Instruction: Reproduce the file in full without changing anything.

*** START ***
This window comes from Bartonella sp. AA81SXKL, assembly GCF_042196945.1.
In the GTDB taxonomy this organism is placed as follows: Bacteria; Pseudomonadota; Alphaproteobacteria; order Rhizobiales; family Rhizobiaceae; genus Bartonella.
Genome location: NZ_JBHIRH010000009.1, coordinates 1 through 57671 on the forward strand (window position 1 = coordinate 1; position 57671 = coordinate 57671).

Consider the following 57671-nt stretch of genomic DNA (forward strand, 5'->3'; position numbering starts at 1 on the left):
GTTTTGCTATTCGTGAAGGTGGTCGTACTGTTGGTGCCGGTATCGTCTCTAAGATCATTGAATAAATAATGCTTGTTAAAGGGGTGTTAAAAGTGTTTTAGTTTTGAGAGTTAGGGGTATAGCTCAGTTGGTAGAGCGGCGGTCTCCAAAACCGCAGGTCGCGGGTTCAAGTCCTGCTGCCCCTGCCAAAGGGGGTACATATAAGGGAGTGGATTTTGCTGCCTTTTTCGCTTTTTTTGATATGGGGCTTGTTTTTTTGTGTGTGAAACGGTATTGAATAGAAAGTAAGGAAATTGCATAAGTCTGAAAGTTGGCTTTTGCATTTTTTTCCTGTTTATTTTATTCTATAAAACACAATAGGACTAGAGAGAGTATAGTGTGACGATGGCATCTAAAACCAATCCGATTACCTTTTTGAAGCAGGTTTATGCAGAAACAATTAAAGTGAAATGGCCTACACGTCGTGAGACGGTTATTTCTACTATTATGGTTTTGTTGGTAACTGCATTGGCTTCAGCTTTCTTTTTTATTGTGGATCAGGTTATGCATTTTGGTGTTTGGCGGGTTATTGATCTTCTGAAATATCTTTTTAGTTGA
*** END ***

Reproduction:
This window comes from Bartonella sp. AA81SXKL, assembly GCF_042196945.1.
In the GTDB taxonomy this organism is placed as follows: Bacteria; Pseudomonadota; Alphaproteobacteria; order Rhizobiales; family Rhizobiaceae; genus Bartonella.
Genome location: NZ_JBHIRH010000009.1, coordinates 1 through 57671 on the forward strand (window position 1 = coordinate 1; position 57671 = coordinate 57671).

Consider the following 57671-nt stretch of genomic DNA (forward strand, 5'->3'; position numbering starts at 1 on the left):
GTTTTGCTATTCGTGAAGGTGGTCGTACTGTTGGTGCCGGTATCGTCTCTAAGATCATTGAATAAATAATGCTTGTTAAAGGGGTGTTAAAAGTGTTTTAGTTTTGAGAGTTAGGGGTATAGCTCAGTTGGTAGAGCGGCGGTCTCCAAAACCGCAGGTCGCGGGTTCAAGTCCTGCTGCCCCTGCCAAAGGGGGTACATATAAGGGAGTGGATTTTGCTGCCTTTTTCGCTTTTTTTGATATGGGGCTTGTTTTTTTGTGTGTGAAACGGTATTGAATAGAAAGTAAGGAAATTGCATAAGTCTGAAAGTTGGCTTTTGCATTTTTTTCCTGTTTATTTTATTCTATAAAACACAATAGGACTAGAGAGAGTATAGTGTGACGATGGCATCTAAAACCAATCCGATTACCTTTTTGAAGCAGGTTTATGCAGAAACAATTAAAGTGAAATGGCCTACACGTCGTGAGACGGTTATTTCTACTATTATGGTTTTGTTGGTAACTGCATTGGCTTCAGCTTTCTTTTTTATTGTGGATCAGGTTATGCATTTTGGTGTTTGGCGGGTTATTGATCTTCTGAAATATCTTTTTAGTTGA